Over the past couple of days, I've noticed more new speculation about Microsoft's timetable for delivering Windows 7, the next version of Windows.
Now, Microsoft Chairman Bill Gates' words are being parsed for hidden meanings. According to my News.com colleague Ina Fried, Gates said this week during a speech before the Inter-American Development Bank: "Sometime in the next year or so we will have a new (Windows) version."
Microsoft officials are insisting nothing has changed: Windows 7 is due out roughly three years after Windows Vista's consumer launch (which was January 2007), meaning in early 2010.
As I have mentioned before, I wouldn't be surprised to see the Softies actually deliver the final Windows 7 code in late 2009, given the current Windows Client team's emphasis on underpromising and overdelivering -- not to mention the self-imposed rule among the Windows folks that they should deliver a new Windows release every two years, alternating between "major" and "minor" updates. And given the fact that pushing out a new Windows release early in a new calendar year is not optimal for PC makers, who need final Windows code from Microsoft by late summer/early fall in order to preload a new operating system on holiday PCs, an early 2010 RTM date also seems wonky.
Remember, however, Microsoft still has yet to release a wide-scale test build of Windows 7. Milestone 1 of Windows 7 went to a limited set of testers in December 2007. I've heard mentions of Milestone 3 from a couple of folks recently. Windows client milestones are primarily internal builds that also go to a hand of OEM partners.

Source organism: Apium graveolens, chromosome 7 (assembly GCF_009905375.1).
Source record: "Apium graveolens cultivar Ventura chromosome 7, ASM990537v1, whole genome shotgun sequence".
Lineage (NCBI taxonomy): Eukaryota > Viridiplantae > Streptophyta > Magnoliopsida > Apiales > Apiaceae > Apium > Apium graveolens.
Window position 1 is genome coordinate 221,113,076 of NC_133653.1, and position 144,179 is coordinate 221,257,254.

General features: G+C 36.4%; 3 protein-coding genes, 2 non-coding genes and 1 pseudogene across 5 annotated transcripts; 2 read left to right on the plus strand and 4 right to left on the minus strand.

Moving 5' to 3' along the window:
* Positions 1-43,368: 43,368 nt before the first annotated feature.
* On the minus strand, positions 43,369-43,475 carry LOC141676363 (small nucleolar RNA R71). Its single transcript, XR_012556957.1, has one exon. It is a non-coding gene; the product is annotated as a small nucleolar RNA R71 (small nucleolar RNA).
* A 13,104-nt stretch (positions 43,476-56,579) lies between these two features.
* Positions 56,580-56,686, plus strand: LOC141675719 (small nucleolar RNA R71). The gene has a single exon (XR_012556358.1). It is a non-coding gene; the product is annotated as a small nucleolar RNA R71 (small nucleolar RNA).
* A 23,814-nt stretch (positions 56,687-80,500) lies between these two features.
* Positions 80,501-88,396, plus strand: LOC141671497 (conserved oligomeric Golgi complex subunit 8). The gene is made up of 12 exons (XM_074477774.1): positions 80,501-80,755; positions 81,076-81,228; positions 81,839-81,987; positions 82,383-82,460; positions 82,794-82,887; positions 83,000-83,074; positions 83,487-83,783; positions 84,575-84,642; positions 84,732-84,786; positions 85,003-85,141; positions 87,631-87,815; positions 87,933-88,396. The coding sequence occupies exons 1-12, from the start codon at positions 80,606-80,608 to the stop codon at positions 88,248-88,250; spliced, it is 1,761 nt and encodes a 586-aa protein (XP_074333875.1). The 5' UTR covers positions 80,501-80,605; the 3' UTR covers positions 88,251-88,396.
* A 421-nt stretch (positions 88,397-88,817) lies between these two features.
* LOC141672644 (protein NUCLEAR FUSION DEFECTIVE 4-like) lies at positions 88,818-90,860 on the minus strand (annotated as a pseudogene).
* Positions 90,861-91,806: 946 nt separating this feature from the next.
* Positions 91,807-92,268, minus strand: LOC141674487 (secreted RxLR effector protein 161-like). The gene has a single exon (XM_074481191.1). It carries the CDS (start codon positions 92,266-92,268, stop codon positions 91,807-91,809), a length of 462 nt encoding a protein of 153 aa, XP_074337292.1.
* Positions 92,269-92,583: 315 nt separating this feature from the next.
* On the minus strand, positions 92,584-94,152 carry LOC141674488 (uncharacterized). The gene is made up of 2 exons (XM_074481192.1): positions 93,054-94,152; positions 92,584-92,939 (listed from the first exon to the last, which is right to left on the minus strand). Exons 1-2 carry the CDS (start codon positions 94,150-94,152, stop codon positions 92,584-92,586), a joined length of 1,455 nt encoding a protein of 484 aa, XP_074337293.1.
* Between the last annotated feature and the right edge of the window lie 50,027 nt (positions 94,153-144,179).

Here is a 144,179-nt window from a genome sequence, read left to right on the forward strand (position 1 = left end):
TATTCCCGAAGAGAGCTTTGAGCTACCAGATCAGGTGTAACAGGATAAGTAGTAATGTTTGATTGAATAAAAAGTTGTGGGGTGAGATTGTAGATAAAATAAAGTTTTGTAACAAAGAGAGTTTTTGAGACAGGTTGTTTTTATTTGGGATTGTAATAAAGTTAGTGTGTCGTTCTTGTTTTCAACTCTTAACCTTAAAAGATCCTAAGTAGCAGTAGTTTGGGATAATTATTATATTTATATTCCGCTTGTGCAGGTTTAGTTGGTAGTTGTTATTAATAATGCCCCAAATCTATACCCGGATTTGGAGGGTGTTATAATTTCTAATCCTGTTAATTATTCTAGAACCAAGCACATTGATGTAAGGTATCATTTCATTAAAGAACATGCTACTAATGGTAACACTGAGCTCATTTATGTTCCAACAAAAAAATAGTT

Beta 1 of Windows 7, last I heard from rogue tipsters, might hit in late fall at the Microsoft Professional Developers Conference. Typically, it takes Microsoft a minimum of a year to beta test a Windows client build. So, if Microsoft sticks to its usual way of operating, it's currently looking a very late 2009 delivery for Windows 7 at best.
Why do these nuances matter? It is in Microsoft's best interests right now, one could argue, to insure customers they shouldn't wait for Windows 7 and should go ahead and deploy Vista. If Windows 7 were to hit in mid-2009, a number of users (especially corporate ones) would likely just wait for the next Windows release, hoping that the driver and application incompatibilities that plagued Vista might get ironed out and that changes that might introduce new problems would be kept to a minimum.
Would you like to see another new version of Windows client in 2009?